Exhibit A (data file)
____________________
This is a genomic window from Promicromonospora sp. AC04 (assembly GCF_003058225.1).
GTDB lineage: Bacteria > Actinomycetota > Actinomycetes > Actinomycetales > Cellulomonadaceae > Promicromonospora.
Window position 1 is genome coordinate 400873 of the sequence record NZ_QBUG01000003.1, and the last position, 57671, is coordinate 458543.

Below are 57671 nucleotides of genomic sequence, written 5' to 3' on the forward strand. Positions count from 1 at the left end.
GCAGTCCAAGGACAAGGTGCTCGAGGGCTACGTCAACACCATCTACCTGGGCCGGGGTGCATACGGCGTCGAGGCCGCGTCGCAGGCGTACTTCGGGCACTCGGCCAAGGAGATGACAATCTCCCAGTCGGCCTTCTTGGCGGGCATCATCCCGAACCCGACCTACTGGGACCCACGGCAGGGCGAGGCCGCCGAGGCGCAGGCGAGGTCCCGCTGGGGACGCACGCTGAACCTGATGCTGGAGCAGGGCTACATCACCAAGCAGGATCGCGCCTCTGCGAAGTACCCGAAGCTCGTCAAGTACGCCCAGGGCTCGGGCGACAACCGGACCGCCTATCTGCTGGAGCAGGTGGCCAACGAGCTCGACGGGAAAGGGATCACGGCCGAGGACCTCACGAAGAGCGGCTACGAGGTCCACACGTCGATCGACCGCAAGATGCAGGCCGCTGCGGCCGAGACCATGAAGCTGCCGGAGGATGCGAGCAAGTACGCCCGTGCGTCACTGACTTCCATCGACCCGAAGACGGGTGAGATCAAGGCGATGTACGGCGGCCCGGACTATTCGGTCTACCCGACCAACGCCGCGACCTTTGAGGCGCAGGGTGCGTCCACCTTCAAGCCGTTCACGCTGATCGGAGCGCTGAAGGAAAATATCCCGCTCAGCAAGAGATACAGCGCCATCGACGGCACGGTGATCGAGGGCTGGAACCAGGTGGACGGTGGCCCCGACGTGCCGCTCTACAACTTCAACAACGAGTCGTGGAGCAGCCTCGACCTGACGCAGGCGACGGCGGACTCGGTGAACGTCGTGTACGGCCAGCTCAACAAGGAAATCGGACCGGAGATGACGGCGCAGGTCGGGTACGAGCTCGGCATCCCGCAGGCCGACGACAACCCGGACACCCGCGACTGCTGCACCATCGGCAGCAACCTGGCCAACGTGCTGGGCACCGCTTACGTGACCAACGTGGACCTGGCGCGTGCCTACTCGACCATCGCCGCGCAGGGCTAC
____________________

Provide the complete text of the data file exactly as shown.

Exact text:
This is a genomic window from Promicromonospora sp. AC04 (assembly GCF_003058225.1).
GTDB lineage: Bacteria > Actinomycetota > Actinomycetes > Actinomycetales > Cellulomonadaceae > Promicromonospora.
Window position 1 is genome coordinate 400873 of the sequence record NZ_QBUG01000003.1, and the last position, 57671, is coordinate 458543.

Below are 57671 nucleotides of genomic sequence, written 5' to 3' on the forward strand. Positions count from 1 at the left end.
GCAGTCCAAGGACAAGGTGCTCGAGGGCTACGTCAACACCATCTACCTGGGCCGGGGTGCATACGGCGTCGAGGCCGCGTCGCAGGCGTACTTCGGGCACTCGGCCAAGGAGATGACAATCTCCCAGTCGGCCTTCTTGGCGGGCATCATCCCGAACCCGACCTACTGGGACCCACGGCAGGGCGAGGCCGCCGAGGCGCAGGCGAGGTCCCGCTGGGGACGCACGCTGAACCTGATGCTGGAGCAGGGCTACATCACCAAGCAGGATCGCGCCTCTGCGAAGTACCCGAAGCTCGTCAAGTACGCCCAGGGCTCGGGCGACAACCGGACCGCCTATCTGCTGGAGCAGGTGGCCAACGAGCTCGACGGGAAAGGGATCACGGCCGAGGACCTCACGAAGAGCGGCTACGAGGTCCACACGTCGATCGACCGCAAGATGCAGGCCGCTGCGGCCGAGACCATGAAGCTGCCGGAGGATGCGAGCAAGTACGCCCGTGCGTCACTGACTTCCATCGACCCGAAGACGGGTGAGATCAAGGCGATGTACGGCGGCCCGGACTATTCGGTCTACCCGACCAACGCCGCGACCTTTGAGGCGCAGGGTGCGTCCACCTTCAAGCCGTTCACGCTGATCGGAGCGCTGAAGGAAAATATCCCGCTCAGCAAGAGATACAGCGCCATCGACGGCACGGTGATCGAGGGCTGGAACCAGGTGGACGGTGGCCCCGACGTGCCGCTCTACAACTTCAACAACGAGTCGTGGAGCAGCCTCGACCTGACGCAGGCGACGGCGGACTCGGTGAACGTCGTGTACGGCCAGCTCAACAAGGAAATCGGACCGGAGATGACGGCGCAGGTCGGGTACGAGCTCGGCATCCCGCAGGCCGACGACAACCCGGACACCCGCGACTGCTGCACCATCGGCAGCAACCTGGCCAACGTGCTGGGCACCGCTTACGTGACCAACGTGGACCTGGCGCGTGCCTACTCGACCATCGCCGCGCAGGGCTAC